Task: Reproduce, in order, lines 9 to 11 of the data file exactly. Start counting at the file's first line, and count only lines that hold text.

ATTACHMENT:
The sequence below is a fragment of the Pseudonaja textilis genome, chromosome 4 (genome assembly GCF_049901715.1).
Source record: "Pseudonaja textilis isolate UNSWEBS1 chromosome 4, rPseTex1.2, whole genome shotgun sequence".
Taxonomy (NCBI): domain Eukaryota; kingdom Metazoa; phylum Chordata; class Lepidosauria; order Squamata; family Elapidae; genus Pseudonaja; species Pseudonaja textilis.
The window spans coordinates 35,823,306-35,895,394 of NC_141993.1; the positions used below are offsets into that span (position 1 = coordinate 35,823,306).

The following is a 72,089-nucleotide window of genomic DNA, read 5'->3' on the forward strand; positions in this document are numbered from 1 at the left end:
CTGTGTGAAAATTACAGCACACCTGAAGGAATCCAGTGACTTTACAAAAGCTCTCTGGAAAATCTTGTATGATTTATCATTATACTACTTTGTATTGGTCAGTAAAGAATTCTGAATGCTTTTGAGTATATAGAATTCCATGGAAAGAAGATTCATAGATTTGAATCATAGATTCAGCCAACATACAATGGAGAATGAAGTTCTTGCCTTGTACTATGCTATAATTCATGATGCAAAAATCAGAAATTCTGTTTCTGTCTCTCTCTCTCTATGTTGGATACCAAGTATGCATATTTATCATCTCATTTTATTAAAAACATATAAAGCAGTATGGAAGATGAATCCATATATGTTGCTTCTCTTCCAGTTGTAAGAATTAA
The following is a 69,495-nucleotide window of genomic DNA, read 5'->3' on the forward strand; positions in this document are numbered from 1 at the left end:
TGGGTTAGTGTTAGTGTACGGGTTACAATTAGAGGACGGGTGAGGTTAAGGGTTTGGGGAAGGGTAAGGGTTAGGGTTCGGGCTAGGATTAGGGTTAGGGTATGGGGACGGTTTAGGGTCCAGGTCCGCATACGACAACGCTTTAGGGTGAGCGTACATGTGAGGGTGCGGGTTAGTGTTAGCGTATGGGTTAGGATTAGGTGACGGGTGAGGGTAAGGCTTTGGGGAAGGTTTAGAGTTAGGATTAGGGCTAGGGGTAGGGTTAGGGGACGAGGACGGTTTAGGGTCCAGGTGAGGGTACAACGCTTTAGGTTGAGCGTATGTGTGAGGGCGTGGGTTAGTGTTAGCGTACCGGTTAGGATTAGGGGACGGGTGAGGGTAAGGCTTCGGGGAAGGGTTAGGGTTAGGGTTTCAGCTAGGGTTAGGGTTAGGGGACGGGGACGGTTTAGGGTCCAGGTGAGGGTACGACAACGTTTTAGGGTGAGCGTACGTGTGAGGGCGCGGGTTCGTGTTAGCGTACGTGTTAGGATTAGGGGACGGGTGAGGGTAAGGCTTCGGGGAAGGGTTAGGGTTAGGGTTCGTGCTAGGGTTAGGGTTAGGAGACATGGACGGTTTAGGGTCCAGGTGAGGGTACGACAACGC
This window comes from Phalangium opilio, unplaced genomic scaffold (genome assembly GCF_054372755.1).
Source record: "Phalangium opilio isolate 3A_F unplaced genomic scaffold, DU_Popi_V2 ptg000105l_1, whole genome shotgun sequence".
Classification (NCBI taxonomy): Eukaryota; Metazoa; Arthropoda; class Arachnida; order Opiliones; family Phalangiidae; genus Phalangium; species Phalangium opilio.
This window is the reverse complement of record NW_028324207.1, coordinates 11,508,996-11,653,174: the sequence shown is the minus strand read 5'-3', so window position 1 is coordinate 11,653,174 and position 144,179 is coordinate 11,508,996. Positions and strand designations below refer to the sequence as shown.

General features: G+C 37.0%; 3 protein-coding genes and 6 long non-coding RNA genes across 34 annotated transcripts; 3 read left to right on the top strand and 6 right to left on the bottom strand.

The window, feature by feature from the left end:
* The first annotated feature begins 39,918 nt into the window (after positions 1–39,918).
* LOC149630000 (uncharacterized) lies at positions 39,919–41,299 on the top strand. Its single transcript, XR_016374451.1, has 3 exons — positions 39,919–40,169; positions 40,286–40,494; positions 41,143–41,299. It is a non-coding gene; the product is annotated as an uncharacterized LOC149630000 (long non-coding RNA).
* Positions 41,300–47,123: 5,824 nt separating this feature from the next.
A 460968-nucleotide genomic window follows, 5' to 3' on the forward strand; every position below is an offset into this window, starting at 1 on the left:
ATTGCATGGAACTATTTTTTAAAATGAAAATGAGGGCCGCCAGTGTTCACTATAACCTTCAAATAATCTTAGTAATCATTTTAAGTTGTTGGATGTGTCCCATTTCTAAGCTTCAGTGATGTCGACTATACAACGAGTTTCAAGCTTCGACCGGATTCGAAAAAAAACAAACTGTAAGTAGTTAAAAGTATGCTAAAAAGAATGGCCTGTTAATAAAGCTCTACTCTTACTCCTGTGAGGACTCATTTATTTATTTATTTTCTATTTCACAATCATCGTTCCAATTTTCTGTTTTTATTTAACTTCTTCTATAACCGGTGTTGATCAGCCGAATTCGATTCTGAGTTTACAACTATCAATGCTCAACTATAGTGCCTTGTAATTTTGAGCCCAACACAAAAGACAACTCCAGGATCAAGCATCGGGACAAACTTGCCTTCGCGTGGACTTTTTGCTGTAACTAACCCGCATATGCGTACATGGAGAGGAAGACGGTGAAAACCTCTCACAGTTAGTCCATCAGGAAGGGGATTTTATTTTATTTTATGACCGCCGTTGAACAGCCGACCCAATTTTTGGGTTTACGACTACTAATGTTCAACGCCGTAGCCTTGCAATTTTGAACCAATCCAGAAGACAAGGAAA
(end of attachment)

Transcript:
This window comes from Phalangium opilio, unplaced genomic scaffold (genome assembly GCF_054372755.1).
Source record: "Phalangium opilio isolate 3A_F unplaced genomic scaffold, DU_Popi_V2 ptg000105l_1, whole genome shotgun sequence".
Classification (NCBI taxonomy): Eukaryota; Metazoa; Arthropoda; class Arachnida; order Opiliones; family Phalangiidae; genus Phalangium; species Phalangium opilio.